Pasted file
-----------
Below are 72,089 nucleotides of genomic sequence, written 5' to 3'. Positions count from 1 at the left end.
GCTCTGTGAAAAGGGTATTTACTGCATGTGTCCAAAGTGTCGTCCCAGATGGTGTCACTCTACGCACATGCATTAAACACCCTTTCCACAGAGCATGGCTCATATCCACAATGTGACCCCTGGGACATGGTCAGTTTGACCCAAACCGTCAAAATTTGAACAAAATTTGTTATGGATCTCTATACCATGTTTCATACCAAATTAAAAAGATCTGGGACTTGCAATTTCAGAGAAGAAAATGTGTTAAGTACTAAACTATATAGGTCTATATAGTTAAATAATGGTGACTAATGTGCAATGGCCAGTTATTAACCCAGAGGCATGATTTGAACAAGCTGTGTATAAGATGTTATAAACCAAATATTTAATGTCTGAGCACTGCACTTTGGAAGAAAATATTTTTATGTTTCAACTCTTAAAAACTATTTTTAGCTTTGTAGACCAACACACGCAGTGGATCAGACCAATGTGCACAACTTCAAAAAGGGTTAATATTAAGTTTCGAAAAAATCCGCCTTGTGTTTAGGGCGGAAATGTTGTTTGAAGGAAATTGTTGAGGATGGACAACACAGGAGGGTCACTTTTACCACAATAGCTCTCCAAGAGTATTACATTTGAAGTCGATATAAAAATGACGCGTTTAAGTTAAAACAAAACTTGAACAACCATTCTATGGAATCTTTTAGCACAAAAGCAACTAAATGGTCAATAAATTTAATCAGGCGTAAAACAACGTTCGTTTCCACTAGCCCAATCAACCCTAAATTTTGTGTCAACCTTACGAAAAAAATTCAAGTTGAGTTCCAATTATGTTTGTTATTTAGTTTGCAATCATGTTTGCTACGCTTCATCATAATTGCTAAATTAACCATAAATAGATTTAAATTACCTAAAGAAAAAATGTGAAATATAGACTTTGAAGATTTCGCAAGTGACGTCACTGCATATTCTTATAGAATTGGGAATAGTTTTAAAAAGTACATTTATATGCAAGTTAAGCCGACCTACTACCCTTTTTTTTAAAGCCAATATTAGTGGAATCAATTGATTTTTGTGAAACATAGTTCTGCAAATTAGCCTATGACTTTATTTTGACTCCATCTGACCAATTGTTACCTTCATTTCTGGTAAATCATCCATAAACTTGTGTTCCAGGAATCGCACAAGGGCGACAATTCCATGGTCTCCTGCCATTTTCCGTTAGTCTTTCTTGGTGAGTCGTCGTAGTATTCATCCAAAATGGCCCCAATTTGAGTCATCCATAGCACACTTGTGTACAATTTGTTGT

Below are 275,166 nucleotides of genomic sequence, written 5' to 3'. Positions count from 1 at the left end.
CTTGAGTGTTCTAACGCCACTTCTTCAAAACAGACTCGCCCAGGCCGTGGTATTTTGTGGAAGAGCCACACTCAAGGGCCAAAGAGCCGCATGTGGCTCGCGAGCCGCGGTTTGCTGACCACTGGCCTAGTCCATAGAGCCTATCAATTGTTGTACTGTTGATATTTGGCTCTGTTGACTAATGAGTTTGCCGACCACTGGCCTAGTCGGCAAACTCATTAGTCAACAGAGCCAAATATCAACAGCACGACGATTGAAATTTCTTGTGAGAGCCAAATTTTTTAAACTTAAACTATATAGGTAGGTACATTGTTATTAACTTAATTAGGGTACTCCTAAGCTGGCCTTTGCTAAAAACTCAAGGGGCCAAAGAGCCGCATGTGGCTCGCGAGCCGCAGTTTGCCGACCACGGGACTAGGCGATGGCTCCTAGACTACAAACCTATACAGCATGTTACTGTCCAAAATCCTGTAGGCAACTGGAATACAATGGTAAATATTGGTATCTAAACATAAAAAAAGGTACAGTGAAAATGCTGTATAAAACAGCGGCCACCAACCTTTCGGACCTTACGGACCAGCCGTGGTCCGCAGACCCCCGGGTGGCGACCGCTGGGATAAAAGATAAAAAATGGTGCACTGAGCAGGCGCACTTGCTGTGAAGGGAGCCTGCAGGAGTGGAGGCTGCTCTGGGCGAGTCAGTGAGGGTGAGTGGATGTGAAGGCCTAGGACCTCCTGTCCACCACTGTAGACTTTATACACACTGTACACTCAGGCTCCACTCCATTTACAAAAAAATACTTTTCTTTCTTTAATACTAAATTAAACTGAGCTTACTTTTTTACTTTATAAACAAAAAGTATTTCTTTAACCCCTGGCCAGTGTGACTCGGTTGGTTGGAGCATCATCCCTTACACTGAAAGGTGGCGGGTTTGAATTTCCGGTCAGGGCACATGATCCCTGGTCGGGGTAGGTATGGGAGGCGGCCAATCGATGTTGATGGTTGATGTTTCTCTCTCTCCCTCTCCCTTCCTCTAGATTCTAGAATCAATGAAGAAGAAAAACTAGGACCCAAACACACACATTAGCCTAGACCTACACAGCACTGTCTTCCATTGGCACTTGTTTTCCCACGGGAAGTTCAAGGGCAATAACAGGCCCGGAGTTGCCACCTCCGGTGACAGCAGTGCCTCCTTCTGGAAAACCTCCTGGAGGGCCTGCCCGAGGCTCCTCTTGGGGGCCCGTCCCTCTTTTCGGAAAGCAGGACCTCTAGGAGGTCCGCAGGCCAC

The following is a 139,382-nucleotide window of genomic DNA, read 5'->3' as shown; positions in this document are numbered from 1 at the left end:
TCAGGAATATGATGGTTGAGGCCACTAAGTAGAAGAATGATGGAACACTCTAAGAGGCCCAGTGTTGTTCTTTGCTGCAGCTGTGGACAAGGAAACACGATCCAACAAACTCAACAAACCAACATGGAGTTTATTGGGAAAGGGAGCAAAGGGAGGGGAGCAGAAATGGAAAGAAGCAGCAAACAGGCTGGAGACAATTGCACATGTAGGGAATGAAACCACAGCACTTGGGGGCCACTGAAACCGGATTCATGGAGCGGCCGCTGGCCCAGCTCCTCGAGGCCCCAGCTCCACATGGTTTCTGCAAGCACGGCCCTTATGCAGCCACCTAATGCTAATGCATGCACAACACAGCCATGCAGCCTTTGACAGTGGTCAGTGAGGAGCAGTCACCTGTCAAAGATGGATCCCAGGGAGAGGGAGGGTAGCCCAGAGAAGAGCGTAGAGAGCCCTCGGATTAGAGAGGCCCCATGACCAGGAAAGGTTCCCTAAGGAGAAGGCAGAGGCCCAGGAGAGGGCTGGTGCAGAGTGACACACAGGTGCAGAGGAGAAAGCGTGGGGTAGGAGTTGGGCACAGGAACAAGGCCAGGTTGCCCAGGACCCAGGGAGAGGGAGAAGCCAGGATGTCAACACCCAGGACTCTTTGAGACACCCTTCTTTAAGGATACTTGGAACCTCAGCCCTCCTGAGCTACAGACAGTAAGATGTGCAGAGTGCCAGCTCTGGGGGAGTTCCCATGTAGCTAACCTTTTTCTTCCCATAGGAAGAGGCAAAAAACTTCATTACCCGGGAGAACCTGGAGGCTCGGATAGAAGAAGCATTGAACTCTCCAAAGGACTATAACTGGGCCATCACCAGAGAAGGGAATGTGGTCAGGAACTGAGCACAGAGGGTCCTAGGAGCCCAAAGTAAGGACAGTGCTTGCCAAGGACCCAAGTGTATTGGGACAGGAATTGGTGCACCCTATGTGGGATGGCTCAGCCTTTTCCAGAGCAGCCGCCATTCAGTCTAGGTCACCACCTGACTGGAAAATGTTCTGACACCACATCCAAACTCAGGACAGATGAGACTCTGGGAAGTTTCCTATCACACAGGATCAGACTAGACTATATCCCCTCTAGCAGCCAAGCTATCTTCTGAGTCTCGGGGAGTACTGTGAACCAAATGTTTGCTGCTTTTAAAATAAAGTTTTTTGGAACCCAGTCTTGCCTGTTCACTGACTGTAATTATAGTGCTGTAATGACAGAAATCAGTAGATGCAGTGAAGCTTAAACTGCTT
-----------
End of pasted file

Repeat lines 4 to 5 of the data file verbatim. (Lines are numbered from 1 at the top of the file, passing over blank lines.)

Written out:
CTTGAGTGTTCTAACGCCACTTCTTCAAAACAGACTCGCCCAGGCCGTGGTATTTTGTGGAAGAGCCACACTCAAGGGCCAAAGAGCCGCATGTGGCTCGCGAGCCGCGGTTTGCTGACCACTGGCCTAGTCCATAGAGCCTATCAATTGTTGTACTGTTGATATTTGGCTCTGTTGACTAATGAGTTTGCCGACCACTGGCCTAGTCGGCAAACTCATTAGTCAACAGAGCCAAATATCAACAGCACGACGATTGAAATTTCTTGTGAGAGCCAAATTTTTTAAACTTAAACTATATAGGTAGGTACATTGTTATTAACTTAATTAGGGTACTCCTAAGCTGGCCTTTGCTAAAAACTCAAGGGGCCAAAGAGCCGCATGTGGCTCGCGAGCCGCAGTTTGCCGACCACGGGACTAGGCGATGGCTCCTAGACTACAAACCTATACAGCATGTTACTGTCCAAAATCCTGTAGGCAACTGGAATACAATGGTAAATATTGGTATCTAAACATAAAAAAAGGTACAGTGAAAATGCTGTATAAAACAGCGGCCACCAACCTTTCGGACCTTACGGACCAGCCGTGGTCCGCAGACCCCCGGGTGGCGACCGCTGGGATAAAAGATAAAAAATGGTGCACTGAGCAGGCGCACTTGCTGTGAAGGGAGCCTGCAGGAGTGGAGGCTGCTCTGGGCGAGTCAGTGAGGGTGAGTGGATGTGAAGGCCTAGGACCTCCTGTCCACCACTGTAGACTTTATACACACTGTACACTCAGGCTCCACTCCATTTACAAAAAAATACTTTTCTTTCTTTAATACTAAATTAAACTGAGCTTACTTTTTTACTTTATAAACAAAAAGTATTTCTTTAACCCCTGGCCAGTGTGACTCGGTTGGTTGGAGCATCATCCCTTACACTGAAAGGTGGCGGGTTTGAATTTCCGGTCAGGGCACATGATCCCTGGTCGGGGTAGGTATGGGAGGCGGCCAATCGATGTTGATGGTTGATGTTTCTCTCTCTCCCTCTCCCTTCCTCTAGATTCTAGAATCAATGAAGAAGAAAAACTAGGACCCAAACACACACATTAGCCTAGACCTACACAGCACTGTCTTCCATTGGCACTTGTTTTCCCACGGGAAGTTCAAGGGCAATAACAGGCCCGGAGTTGCCACCTCCGGTGACAGCAGTGCCTCCTTCTGGAAAACCTCCTGGAGGGCCTGCCCGAGGCTCCTCTTGGGGGCCCGTCCCTCTTTTCGGAAAGCAGGACCTCTAGGAGGTCCGCAGGCCAC

The following is a 139,382-nucleotide window of genomic DNA, read 5'->3' as shown; positions in this document are numbered from 1 at the left end: